What you don't want on your first layer is cotton, known by many outdoorsmen as 'dead man's cloth' because it retains moisture. A good fabric for your first layer is polypropylene. Wool is another good first layer, but many people (like me) can't stand wool next to their skin without it becoming irritated. You can find inexpensive polypropylene winter underwear instead of a brand name like "Under Armor", but if you need to buy something, you're better off spending more money on a good first layer of clothing than on the last.
For the second and third layer, make sure that the clothing isn't tight. It needs to be loose fitting so that it can provide insulation. A heavy sweater and a good winter coat should suffice.
The concept of layering includes your feet, so no cotton socks. Ideally you'll wear two layers on your feet, the first layer being a very thin sock of the fabric we've talked about above. This fabric is nearly as thin as a nylon stocking, but it will shield your feet from the next layer. For the next layer, you want wool socks.
I personally don't like sticking the hand warmer packets into my shoes, because when you become active again your feet can get hot and uncomfortable. If you do this at the game, be sure to remove the packets from your shoes.
You're going to the big game and you're wearing heavy clothing. I know what you're thinking - that you could sneak a keg into the game without anyone finding it. Alcohol can make you feel warm, but it will constrict the blood vessels in your hands, feet, and legs, which cuts down on circulation, effectively making you colder.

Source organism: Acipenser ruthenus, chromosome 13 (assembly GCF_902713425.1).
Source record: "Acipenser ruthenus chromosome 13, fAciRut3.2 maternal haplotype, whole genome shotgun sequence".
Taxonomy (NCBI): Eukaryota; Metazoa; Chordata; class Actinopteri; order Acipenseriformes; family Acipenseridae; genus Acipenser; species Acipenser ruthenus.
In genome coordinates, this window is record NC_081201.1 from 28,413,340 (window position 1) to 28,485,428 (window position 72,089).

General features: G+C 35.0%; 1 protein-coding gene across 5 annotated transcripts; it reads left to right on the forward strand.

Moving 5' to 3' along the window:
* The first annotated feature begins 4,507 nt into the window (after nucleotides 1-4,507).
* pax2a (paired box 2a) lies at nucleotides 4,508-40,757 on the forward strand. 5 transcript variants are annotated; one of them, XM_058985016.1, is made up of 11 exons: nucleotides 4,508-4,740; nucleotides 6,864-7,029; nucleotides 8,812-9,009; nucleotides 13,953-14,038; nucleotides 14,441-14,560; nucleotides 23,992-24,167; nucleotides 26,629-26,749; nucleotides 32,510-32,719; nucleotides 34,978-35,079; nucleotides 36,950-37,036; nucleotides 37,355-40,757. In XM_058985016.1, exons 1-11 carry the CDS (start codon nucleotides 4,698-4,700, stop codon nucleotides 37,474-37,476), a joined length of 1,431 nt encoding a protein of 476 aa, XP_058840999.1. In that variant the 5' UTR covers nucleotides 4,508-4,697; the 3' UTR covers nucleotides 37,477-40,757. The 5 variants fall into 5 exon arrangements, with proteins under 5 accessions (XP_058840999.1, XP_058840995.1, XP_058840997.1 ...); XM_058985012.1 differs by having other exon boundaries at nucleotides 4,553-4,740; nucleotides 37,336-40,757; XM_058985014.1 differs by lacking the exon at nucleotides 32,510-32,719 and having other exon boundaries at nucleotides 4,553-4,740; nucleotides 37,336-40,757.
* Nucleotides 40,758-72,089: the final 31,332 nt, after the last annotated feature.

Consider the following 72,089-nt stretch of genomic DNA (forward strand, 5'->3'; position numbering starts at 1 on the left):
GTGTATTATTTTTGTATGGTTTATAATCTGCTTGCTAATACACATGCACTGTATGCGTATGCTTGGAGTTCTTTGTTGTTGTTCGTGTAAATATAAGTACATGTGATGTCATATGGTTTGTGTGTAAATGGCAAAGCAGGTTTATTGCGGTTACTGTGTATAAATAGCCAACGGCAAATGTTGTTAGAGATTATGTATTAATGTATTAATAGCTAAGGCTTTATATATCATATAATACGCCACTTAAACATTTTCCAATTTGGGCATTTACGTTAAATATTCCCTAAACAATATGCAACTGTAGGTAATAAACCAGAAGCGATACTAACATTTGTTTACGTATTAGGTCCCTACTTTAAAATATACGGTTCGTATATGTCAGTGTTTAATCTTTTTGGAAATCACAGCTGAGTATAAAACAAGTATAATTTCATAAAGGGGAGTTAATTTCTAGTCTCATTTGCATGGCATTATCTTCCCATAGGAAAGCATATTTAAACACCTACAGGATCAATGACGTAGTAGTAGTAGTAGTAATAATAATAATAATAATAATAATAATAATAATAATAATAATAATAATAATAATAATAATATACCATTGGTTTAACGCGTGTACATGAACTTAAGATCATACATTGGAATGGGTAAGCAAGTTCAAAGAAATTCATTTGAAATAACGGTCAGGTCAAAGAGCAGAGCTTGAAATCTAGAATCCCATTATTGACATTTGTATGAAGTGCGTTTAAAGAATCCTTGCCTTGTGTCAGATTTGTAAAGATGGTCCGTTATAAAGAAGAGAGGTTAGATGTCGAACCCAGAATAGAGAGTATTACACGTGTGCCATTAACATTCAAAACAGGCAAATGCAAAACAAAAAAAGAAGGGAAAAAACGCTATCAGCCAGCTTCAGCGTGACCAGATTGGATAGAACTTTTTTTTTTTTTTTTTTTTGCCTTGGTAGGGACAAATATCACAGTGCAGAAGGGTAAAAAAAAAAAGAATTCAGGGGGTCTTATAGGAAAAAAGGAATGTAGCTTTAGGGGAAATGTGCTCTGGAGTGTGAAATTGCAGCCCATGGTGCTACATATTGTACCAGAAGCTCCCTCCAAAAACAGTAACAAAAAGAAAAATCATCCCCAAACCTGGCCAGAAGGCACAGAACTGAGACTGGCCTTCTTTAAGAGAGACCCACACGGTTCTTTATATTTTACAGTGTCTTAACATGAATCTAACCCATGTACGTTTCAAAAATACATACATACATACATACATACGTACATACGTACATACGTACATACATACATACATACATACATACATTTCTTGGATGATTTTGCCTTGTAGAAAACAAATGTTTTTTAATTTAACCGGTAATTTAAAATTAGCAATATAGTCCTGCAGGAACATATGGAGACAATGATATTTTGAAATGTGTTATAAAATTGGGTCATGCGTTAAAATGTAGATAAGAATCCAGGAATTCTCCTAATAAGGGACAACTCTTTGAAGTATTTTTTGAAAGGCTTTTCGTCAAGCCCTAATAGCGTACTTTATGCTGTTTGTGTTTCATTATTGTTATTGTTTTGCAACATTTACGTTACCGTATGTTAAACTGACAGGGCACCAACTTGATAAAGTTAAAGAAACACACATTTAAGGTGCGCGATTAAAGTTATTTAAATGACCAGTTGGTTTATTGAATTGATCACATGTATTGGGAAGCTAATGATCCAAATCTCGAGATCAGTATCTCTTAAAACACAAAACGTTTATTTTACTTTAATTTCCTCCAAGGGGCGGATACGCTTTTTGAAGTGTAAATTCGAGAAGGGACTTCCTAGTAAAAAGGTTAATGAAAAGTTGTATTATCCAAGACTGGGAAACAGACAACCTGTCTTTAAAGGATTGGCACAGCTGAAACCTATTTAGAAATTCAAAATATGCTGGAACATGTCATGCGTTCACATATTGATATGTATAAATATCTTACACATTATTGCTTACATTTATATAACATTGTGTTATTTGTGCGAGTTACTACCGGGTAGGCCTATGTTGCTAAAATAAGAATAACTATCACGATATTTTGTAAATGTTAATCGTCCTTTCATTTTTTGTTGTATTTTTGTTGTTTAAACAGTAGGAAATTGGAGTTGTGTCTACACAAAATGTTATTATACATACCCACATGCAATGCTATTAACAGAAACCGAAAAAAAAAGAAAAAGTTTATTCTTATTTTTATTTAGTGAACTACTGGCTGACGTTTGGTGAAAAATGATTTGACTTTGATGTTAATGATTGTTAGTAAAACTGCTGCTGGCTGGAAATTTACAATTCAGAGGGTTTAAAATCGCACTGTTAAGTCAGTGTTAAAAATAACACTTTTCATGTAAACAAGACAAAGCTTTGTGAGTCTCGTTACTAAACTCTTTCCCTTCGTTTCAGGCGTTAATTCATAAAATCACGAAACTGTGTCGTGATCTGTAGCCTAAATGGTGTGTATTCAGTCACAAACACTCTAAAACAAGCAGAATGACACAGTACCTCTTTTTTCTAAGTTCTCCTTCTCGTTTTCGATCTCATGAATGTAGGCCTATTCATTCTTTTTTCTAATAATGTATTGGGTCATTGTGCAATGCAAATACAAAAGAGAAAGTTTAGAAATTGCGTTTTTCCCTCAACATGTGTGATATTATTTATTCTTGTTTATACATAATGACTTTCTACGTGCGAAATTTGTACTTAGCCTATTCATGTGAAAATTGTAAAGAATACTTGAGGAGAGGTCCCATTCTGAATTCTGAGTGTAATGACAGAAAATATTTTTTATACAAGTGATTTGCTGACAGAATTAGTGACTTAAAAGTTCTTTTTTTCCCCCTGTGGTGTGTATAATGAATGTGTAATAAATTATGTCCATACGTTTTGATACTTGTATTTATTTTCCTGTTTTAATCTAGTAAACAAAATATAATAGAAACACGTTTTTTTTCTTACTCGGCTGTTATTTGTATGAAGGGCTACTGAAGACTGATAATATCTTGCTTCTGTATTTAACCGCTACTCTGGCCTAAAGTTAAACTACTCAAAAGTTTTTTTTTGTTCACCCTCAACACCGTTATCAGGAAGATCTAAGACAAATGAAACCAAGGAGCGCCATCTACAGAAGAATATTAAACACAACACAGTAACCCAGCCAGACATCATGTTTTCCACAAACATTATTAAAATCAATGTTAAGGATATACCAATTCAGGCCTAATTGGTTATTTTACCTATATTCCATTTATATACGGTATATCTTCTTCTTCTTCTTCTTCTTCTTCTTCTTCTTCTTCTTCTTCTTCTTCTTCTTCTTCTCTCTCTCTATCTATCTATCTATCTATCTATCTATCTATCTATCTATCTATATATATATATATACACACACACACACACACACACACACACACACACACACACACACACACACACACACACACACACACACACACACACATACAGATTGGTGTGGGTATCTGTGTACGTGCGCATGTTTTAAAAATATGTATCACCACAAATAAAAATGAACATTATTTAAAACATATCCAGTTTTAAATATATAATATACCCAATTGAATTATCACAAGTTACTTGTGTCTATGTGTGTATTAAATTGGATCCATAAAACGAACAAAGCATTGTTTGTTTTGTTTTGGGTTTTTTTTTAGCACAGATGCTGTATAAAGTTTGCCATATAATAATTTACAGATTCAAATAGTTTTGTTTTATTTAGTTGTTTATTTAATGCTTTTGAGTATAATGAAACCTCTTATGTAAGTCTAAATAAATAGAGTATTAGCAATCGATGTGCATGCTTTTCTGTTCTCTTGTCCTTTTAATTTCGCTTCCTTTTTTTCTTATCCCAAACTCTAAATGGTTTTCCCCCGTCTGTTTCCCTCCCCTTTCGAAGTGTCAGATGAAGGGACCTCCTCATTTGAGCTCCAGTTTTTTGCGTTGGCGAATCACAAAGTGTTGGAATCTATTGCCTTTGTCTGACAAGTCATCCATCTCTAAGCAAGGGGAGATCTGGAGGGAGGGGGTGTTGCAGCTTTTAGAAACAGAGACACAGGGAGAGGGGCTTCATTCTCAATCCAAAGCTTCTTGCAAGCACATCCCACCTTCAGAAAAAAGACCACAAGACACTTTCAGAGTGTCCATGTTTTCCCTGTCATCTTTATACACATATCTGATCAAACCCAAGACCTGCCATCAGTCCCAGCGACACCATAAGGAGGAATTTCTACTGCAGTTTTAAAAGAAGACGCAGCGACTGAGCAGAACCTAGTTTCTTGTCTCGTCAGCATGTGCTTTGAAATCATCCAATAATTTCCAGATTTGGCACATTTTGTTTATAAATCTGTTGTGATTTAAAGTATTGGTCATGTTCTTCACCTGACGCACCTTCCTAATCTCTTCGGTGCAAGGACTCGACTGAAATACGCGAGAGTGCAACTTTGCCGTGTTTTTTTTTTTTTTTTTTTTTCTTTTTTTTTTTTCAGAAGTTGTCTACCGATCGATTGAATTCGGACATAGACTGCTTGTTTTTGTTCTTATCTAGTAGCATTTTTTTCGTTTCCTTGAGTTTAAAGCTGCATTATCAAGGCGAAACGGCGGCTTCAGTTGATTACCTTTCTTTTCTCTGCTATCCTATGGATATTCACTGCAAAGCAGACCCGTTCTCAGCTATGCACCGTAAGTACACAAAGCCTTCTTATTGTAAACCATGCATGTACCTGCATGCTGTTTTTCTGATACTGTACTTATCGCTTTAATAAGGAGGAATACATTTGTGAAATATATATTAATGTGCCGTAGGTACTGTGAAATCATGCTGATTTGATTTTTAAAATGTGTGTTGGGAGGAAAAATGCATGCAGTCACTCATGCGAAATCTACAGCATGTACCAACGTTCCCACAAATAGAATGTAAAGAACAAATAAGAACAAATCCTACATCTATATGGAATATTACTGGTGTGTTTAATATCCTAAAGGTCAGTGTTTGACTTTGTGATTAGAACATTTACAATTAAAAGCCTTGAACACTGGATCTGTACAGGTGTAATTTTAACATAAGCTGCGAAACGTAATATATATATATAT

Most people don't understand that you can become dehydrated in cold weather, but it can be worse than hot weather. The air is dry, your body is working to stay warm, and you may not realize how much you've been sweating. Plan on drinking water.
If you're going to be drinking alcohol at the game, make sure you stick together with your friends. Don't let someone wander off into the night with the idea that they'll be okay. If they pass out, and they're outdoors all night, they will be dead by morning. This is not an embellishment.
You don't have to spend a ton on winter clothing to stay warm. You can certainly go out and buy the best if you have the extra cash, because outfitters like Cabela's and Bass Pro Shops certainly have everything. But if you're going to a one-time event like the Big 12 Championship this weekend in Kansas City, why spend a fortune on something you might not need again?
Hopefully, we've provided some tips to stay warm this Saturday night and make the Big 12 Championship game a more enjoyable experience.
We have one more tip - we've saved the best for last. Cold nights are best spent with someone else. There's nothing like extra body heat to keep you warm.